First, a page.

World number one Rafael Nadal insists he isn't playing well enough to win a sixth French Open title as a Wednesday quarter final looms with Roland Garros bogeyman Robin Soderling.
The 24-year-old Spaniard, who has cut a world-weary figure both on and off the court, complaining he sometimes feels as if he's been on tour for "100 years", is a champion under pressure.
World number two Novak Djokovic, on a staggering 43-match unbeaten run, is tipped to take the Spaniard's Paris title, as well as the number one ranking, after picking up the Australian Open and six other titles this year.
Two of those were Nadal's Madrid and Rome Masters claycourt crowns in the run-up to Roland Garros.
"I am not playing enough well to win this tournament. That's the truth," said Nadal, who needs one more French Open to equal Bjorn Borg's record of six.
"You have to be realistic. But I have won here five times already. I don't have an obligation to win six."
Nadal's mood would not have been improved by seeing Djokovic's scheduled quarter final opponent, Italy's unseeded Fabio Fognini, pull out with a torn left thigh muscle.
While the Serb rests until Friday's semi finals, Nadal returns to court on Wednesday to tackle Swedish fifth seed Soderling for the third year in succession in Paris.
It was Soderling who famously sent Nadal crashing to his first and only defeat at the tournament in the fourth round in 2009 before the Spaniard gained revenge in the 2010 final.
Nadal's record at Roland Garros now stands at 42-1 but Soderling remains one of only two men to have defeated both Nadal and Roger Federer at Grand Slams.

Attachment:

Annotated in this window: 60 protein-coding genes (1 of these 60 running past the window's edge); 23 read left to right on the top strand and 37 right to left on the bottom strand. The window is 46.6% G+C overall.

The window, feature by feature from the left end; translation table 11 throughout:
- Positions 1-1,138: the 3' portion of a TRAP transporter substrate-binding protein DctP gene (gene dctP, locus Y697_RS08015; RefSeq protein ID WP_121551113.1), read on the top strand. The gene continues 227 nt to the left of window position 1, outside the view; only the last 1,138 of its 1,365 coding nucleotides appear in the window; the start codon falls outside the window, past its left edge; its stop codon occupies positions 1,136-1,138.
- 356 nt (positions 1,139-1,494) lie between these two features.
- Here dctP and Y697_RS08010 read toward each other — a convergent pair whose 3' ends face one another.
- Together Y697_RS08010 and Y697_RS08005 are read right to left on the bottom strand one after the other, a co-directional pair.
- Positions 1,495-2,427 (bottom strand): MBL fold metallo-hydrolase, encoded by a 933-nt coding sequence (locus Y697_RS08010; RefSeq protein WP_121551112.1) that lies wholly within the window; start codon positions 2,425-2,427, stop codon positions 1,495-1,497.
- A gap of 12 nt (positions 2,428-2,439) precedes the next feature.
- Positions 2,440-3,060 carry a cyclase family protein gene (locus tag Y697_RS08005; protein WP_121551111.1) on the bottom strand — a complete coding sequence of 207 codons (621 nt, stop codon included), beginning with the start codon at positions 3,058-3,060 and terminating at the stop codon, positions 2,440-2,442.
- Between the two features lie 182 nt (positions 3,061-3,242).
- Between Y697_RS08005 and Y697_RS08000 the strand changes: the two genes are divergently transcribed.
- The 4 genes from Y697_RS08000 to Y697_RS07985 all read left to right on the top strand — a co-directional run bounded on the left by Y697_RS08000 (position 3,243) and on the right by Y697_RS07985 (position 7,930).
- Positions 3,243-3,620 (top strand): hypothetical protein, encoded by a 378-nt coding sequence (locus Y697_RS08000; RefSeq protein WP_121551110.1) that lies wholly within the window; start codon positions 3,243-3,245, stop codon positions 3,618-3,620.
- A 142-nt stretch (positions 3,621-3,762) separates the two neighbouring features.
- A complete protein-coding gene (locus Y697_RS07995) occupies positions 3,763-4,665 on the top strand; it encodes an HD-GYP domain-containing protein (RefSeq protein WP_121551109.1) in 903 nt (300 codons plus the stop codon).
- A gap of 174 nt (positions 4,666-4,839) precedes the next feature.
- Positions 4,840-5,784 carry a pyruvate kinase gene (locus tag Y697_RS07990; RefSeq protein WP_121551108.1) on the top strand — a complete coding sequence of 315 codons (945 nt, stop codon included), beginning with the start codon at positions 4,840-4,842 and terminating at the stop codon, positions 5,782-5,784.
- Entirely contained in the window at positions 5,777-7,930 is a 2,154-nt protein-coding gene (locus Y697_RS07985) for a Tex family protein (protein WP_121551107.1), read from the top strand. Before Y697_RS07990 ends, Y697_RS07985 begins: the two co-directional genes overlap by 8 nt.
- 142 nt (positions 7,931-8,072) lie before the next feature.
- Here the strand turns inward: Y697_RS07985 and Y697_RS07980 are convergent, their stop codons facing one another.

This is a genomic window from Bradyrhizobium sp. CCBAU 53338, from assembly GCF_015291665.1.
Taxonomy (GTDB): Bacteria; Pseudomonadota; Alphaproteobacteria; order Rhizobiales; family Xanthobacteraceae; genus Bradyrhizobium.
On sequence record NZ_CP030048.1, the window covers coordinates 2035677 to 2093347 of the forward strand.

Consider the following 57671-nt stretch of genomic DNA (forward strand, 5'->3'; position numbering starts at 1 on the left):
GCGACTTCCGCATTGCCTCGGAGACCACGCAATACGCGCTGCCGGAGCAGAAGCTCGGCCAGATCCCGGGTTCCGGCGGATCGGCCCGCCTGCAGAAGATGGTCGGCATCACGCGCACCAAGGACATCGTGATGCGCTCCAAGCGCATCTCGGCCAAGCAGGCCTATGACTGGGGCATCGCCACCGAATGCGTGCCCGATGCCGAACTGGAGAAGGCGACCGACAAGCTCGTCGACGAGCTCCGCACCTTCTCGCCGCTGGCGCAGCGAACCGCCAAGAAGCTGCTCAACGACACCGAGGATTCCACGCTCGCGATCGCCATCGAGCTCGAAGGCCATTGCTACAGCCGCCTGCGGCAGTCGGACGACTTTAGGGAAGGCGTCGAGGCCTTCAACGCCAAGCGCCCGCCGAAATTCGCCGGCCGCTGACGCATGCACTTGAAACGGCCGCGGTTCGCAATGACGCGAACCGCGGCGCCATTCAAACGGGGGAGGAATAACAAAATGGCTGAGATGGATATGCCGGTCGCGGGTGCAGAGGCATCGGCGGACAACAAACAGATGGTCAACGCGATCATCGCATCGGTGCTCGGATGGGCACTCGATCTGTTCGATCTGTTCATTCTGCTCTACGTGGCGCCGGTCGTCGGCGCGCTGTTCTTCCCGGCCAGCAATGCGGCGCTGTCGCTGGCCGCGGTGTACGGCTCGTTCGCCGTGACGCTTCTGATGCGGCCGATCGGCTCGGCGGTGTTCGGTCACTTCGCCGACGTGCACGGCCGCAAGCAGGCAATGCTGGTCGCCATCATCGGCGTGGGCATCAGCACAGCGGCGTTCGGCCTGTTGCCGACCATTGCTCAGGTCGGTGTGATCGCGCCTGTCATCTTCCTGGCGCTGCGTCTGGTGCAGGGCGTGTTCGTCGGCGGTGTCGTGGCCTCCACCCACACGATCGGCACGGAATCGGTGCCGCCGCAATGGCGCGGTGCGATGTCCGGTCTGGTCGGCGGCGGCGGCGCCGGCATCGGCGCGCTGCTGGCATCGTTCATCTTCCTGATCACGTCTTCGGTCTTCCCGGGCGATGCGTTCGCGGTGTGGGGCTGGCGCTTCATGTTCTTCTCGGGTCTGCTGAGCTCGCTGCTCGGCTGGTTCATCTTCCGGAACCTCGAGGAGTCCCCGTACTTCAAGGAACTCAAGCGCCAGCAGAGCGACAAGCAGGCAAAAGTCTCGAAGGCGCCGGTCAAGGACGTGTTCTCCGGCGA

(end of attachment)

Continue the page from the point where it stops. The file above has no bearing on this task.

Unlike Nadal, who needed five sets to defeat giant American John Isner in the first round, Soderling has cruised into the last eight virtually unnoticed.
The Swede had also made the last two finals, losing to Federer in the 2009 title match.
"It will be a tough match. He's one of the best players. He's played two finals here at Roland Garros, so he knows what this means," said Nadal.
Soderling, who was once described by Nadal as one of the most unpopular players in the locker room after a bad-tempered clash at Wimbledon in 2007, believes he has the weapons to surprise his old rival.
That's despite Nadal holding a 5-2 career record over the Swede.
"When I won against Rafa in the fourth round in 2009, I proved to myself that I could do well in Grand Slams, and it helped me a lot," he said.
Wednesday's other quarter final will feature unseeded 31-year-old Argentine Juan Ignacio Chela, who is in the last eight for the first time since 2004, when he was defeated by Britain's Tim Henman.
Chela had to wait until Tuesday to discover his opponent after British fourth seed Andy Murray and Victor Troicki, the Serbian 15th seed, were locked at two sets each when darkness halted their last 16 tie on Monday.
Chela revealed that he has been granted a new nickname of 'Torino' after the classic Ford car that last rolled off the production lines in 1976.
It stems from an incident in a recent Davis Cup tie when he was judged too old to play a gruelling five-setter.
"Against a Torino it's very difficult because this Torino is like a brand new car," his coach told the doubters.
After his five-set win over Alejandro Falla in the last 16, Chela even signed his autographs as 'Torino'.
Chela trails Murray 6-1 in career meetings and is 1-0 down against Troicki.